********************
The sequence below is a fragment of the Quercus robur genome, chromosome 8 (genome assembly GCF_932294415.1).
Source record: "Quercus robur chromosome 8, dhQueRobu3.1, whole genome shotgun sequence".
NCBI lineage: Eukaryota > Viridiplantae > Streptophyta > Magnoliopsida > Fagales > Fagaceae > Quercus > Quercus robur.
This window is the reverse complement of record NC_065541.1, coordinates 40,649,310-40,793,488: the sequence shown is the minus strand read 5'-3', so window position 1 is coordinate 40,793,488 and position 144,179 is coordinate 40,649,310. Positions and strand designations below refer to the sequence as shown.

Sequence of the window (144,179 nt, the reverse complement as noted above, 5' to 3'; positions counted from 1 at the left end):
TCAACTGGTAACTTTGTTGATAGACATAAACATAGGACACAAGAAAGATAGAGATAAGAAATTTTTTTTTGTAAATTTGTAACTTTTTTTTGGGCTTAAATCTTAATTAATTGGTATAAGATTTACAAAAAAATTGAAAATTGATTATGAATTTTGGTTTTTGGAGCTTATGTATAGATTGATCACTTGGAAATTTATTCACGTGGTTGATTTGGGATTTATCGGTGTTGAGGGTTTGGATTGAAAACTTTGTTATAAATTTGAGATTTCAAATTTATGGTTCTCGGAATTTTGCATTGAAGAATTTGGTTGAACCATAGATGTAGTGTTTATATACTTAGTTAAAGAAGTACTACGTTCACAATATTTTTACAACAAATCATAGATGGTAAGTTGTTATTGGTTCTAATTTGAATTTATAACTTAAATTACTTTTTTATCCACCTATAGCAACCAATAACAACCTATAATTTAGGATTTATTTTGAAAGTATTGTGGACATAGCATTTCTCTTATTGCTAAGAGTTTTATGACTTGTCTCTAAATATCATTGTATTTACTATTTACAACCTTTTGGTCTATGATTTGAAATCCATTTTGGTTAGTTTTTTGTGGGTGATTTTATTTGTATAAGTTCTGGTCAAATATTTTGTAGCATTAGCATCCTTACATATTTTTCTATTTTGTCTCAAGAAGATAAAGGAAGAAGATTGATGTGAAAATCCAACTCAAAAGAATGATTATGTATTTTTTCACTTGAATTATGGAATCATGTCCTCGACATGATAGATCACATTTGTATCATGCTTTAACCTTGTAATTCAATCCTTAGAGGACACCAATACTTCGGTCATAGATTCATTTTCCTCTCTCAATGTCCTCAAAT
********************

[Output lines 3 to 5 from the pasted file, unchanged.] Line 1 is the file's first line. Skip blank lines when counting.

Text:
NCBI lineage: Eukaryota > Viridiplantae > Streptophyta > Magnoliopsida > Fagales > Fagaceae > Quercus > Quercus robur.
This window is the reverse complement of record NC_065541.1, coordinates 40,649,310-40,793,488: the sequence shown is the minus strand read 5'-3', so window position 1 is coordinate 40,793,488 and position 144,179 is coordinate 40,649,310. Positions and strand designations below refer to the sequence as shown.

Sequence of the window (144,179 nt, the reverse complement as noted above, 5' to 3'; positions counted from 1 at the left end):